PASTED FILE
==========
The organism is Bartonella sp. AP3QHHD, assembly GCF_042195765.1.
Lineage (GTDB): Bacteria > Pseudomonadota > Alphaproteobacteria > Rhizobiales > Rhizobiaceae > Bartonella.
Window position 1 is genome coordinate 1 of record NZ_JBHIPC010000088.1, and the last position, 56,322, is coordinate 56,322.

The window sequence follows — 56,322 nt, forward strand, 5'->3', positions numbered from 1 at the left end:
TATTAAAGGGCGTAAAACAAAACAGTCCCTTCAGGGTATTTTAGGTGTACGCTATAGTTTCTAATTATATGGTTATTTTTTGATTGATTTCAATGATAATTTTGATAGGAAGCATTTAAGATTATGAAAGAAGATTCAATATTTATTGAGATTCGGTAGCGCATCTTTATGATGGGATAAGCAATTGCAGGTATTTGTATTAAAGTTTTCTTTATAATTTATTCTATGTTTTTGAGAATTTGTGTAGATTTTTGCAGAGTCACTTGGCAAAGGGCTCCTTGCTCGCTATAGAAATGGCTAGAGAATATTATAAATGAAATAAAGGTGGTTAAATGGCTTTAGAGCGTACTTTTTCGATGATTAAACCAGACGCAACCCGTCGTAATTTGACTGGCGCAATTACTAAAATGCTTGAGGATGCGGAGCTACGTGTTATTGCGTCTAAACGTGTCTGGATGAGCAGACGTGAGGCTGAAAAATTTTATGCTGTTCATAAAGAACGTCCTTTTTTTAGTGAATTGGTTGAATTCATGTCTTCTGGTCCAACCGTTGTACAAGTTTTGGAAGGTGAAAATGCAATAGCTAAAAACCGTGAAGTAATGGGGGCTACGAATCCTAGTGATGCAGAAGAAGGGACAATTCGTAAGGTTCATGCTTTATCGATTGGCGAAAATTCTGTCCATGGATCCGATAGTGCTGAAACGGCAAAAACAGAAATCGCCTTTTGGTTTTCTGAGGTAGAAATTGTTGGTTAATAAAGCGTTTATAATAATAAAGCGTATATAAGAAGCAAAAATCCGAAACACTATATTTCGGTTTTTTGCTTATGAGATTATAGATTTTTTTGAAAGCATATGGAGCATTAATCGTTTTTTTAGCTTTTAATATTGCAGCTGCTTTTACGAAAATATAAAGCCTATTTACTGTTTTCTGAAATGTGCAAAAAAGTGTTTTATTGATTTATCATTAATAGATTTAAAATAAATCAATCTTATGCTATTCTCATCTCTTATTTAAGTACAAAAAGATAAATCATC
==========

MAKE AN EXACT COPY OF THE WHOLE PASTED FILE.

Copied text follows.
The organism is Bartonella sp. AP3QHHD, assembly GCF_042195765.1.
Lineage (GTDB): Bacteria > Pseudomonadota > Alphaproteobacteria > Rhizobiales > Rhizobiaceae > Bartonella.
Window position 1 is genome coordinate 1 of record NZ_JBHIPC010000088.1, and the last position, 56,322, is coordinate 56,322.

The window sequence follows — 56,322 nt, forward strand, 5'->3', positions numbered from 1 at the left end:
TATTAAAGGGCGTAAAACAAAACAGTCCCTTCAGGGTATTTTAGGTGTACGCTATAGTTTCTAATTATATGGTTATTTTTTGATTGATTTCAATGATAATTTTGATAGGAAGCATTTAAGATTATGAAAGAAGATTCAATATTTATTGAGATTCGGTAGCGCATCTTTATGATGGGATAAGCAATTGCAGGTATTTGTATTAAAGTTTTCTTTATAATTTATTCTATGTTTTTGAGAATTTGTGTAGATTTTTGCAGAGTCACTTGGCAAAGGGCTCCTTGCTCGCTATAGAAATGGCTAGAGAATATTATAAATGAAATAAAGGTGGTTAAATGGCTTTAGAGCGTACTTTTTCGATGATTAAACCAGACGCAACCCGTCGTAATTTGACTGGCGCAATTACTAAAATGCTTGAGGATGCGGAGCTACGTGTTATTGCGTCTAAACGTGTCTGGATGAGCAGACGTGAGGCTGAAAAATTTTATGCTGTTCATAAAGAACGTCCTTTTTTTAGTGAATTGGTTGAATTCATGTCTTCTGGTCCAACCGTTGTACAAGTTTTGGAAGGTGAAAATGCAATAGCTAAAAACCGTGAAGTAATGGGGGCTACGAATCCTAGTGATGCAGAAGAAGGGACAATTCGTAAGGTTCATGCTTTATCGATTGGCGAAAATTCTGTCCATGGATCCGATAGTGCTGAAACGGCAAAAACAGAAATCGCCTTTTGGTTTTCTGAGGTAGAAATTGTTGGTTAATAAAGCGTTTATAATAATAAAGCGTATATAAGAAGCAAAAATCCGAAACACTATATTTCGGTTTTTTGCTTATGAGATTATAGATTTTTTTGAAAGCATATGGAGCATTAATCGTTTTTTTAGCTTTTAATATTGCAGCTGCTTTTACGAAAATATAAAGCCTATTTACTGTTTTCTGAAATGTGCAAAAAAGTGTTTTATTGATTTATCATTAATAGATTTAAAATAAATCAATCTTATGCTATTCTCATCTCTTATTTAAGTACAAAAAGATAAATCATC